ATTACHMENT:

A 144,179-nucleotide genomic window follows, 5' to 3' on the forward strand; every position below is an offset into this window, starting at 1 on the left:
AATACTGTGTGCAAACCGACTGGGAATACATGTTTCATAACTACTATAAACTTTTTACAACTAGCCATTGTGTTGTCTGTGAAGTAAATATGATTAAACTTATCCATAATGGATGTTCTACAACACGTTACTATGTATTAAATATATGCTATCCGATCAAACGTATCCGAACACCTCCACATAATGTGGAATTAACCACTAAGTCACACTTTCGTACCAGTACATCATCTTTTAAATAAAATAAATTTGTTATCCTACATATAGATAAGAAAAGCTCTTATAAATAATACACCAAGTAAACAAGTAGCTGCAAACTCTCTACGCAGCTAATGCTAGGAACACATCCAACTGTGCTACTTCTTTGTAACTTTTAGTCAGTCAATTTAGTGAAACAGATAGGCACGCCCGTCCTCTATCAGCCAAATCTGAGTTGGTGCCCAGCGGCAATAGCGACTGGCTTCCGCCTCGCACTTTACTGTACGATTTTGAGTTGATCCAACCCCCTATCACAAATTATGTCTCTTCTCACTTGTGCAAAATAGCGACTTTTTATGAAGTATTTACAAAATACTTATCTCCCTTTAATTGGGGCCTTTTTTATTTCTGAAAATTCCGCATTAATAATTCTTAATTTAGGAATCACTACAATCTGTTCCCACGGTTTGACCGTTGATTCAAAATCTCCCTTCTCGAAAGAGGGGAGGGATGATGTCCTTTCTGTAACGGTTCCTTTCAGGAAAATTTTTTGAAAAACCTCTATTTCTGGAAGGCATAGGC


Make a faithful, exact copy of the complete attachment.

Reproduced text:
A 144,179-nucleotide genomic window follows, 5' to 3' on the forward strand; every position below is an offset into this window, starting at 1 on the left:
AATACTGTGTGCAAACCGACTGGGAATACATGTTTCATAACTACTATAAACTTTTTACAACTAGCCATTGTGTTGTCTGTGAAGTAAATATGATTAAACTTATCCATAATGGATGTTCTACAACACGTTACTATGTATTAAATATATGCTATCCGATCAAACGTATCCGAACACCTCCACATAATGTGGAATTAACCACTAAGTCACACTTTCGTACCAGTACATCATCTTTTAAATAAAATAAATTTGTTATCCTACATATAGATAAGAAAAGCTCTTATAAATAATACACCAAGTAAACAAGTAGCTGCAAACTCTCTACGCAGCTAATGCTAGGAACACATCCAACTGTGCTACTTCTTTGTAACTTTTAGTCAGTCAATTTAGTGAAACAGATAGGCACGCCCGTCCTCTATCAGCCAAATCTGAGTTGGTGCCCAGCGGCAATAGCGACTGGCTTCCGCCTCGCACTTTACTGTACGATTTTGAGTTGATCCAACCCCCTATCACAAATTATGTCTCTTCTCACTTGTGCAAAATAGCGACTTTTTATGAAGTATTTACAAAATACTTATCTCCCTTTAATTGGGGCCTTTTTTATTTCTGAAAATTCCGCATTAATAATTCTTAATTTAGGAATCACTACAATCTGTTCCCACGGTTTGACCGTTGATTCAAAATCTCCCTTCTCGAAAGAGGGGAGGGATGATGTCCTTTCTGTAACGGTTCCTTTCAGGAAAATTTTTTGAAAAACCTCTATTTCTGGAAGGCATAGGC